Wet sheets and large fans are also used in the hospital to cool patients, especially if ice baths aren't available. But as an emergency room doctor, Dresden emphasized that preventing heat stroke is almost always easier than treating it.

"Especially for young and healthy people, if you're going to be exercising, do it when it's cooler or do it in an air-conditioned gym when it's really hot outside," he said. "For everyone else -- for everyone really -- wear lighter clothing and make sure that you're drinking lots of fluids."

People can gauge how well they're hydrated by looking at their urine. Too dark, Dresden said, and you probably need more water. That can prevent dehydration, which can lead to muscle cramps, dizziness and severe electrolyte abnormalities, he added.

But above all, "try to get out of the heat whenever you can," Dresden said. Many cities, including Chicago and New York, have opened cooling centers that are free to access.

Lives at risk as the climate warms

Experts say that heat waves like this one are only made worse by the ongoing impact of climate crisis. According to last year's National Climate Assessment, the number of hot days in the US is increasing and we can expect to see many more extreme heat days in the future.

Heat waves have also increased in frequency, rising from an average of two per year to six per year in the last five decades. The threat is especially pronounced in the Northeast, where "the frequency, intensity, and duration of heat waves is expected to increase" due to climate change.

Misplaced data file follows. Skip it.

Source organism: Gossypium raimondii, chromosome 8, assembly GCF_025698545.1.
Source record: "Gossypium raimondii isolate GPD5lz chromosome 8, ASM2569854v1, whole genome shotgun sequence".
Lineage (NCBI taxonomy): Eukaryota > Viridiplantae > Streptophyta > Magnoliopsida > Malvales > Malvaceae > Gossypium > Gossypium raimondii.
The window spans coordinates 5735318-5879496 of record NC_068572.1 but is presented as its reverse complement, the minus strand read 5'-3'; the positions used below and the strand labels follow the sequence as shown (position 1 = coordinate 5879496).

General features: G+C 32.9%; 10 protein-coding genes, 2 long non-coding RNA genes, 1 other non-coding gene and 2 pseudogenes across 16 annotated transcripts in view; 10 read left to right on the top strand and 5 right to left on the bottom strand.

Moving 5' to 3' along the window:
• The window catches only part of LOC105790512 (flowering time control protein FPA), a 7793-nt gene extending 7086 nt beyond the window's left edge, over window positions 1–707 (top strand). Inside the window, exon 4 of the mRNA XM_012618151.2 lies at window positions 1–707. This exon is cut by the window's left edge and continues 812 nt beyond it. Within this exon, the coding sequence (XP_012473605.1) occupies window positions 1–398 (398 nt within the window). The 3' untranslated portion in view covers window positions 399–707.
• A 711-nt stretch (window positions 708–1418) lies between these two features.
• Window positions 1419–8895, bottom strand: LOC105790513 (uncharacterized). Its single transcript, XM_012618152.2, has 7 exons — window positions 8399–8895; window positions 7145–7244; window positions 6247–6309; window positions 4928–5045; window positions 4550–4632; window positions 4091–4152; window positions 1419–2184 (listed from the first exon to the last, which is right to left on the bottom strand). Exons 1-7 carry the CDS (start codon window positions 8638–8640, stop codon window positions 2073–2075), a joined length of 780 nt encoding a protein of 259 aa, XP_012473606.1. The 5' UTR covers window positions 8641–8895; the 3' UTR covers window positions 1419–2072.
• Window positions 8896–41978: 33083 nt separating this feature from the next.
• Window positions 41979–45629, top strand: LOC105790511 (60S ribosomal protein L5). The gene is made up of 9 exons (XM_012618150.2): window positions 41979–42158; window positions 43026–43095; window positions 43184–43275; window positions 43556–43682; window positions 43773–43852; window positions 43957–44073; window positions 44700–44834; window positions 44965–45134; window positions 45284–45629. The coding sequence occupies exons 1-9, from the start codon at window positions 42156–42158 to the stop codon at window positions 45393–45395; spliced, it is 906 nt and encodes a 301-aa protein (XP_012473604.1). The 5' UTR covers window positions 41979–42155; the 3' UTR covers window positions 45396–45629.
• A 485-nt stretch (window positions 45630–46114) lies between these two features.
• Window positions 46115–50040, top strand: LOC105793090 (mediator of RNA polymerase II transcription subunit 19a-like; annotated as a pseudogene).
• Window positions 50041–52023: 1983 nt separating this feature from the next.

By 2050, the assessment found, the Northeast can expect at least 650 more deaths each year because of extreme heat.

New York Coronavirus Cases

County data is updated nightly.

Cases: 1279811

Reported Deaths: 41587
CountyCasesDeaths
Queens1600187889
Kings1568738092
Suffolk1298042624
Nassau1160652581
Bronx1069555302
Westchester857231819
New York765463456
Erie524731390
Richmond455161388
Monroe44631780
Rockland32137817
Orange29078656
Onondaga27948535
Oneida16976352
Dutchess16963322
Albany16521260
Niagara12229248
Broome11255260
Saratoga937583
Schenectady8770128
Ulster7822196
Rensselaer6965106
Putnam657675
Chautauqua566064
Chemung5643108
Oswego496169
Ontario477082
Steuben4632131
Cayuga447471
Sullivan388749
Wayne372254
Genesee3689100
St. Lawrence368563
Herkimer368259
Cattaraugus342761
Jefferson327224
Madison317376
Livingston273742
Tompkins270724
Cortland266854
Columbia252472
Allegany237575
Montgomery226575
Tioga222854
Wyoming221244
Clinton220918
Fulton214053
Warren211942
Greene207860
Orleans194569
Chenango179544
Otsego173823
Washington154224
Lewis154024
Seneca123946
Franklin11649
Delaware102923
Essex98819
Schoharie9145
Yates83519
Schuyler72410
Hamilton1471
Unassigned53122
Out of NY0166
Rome
Cloudy
19° wxIcon
Hi: 33° Lo: 9°
Feels Like: 8°
Binghamton
Cloudy
18° wxIcon
Hi: 34° Lo: 12°
Feels Like: 8°
Rome
Cloudy
19° wxIcon
Hi: 34° Lo: 11°
Feels Like: 8°
Rome
Cloudy
19° wxIcon
Hi: 29° Lo: 0°
Feels Like: 8°
WKTV Radar
WKTV Temperatures
WKTV Severe Weather
2021 Golfer's Paradise Card - 21 Courses for only $99.99
Saluting Those Who Are Proud 2 Serve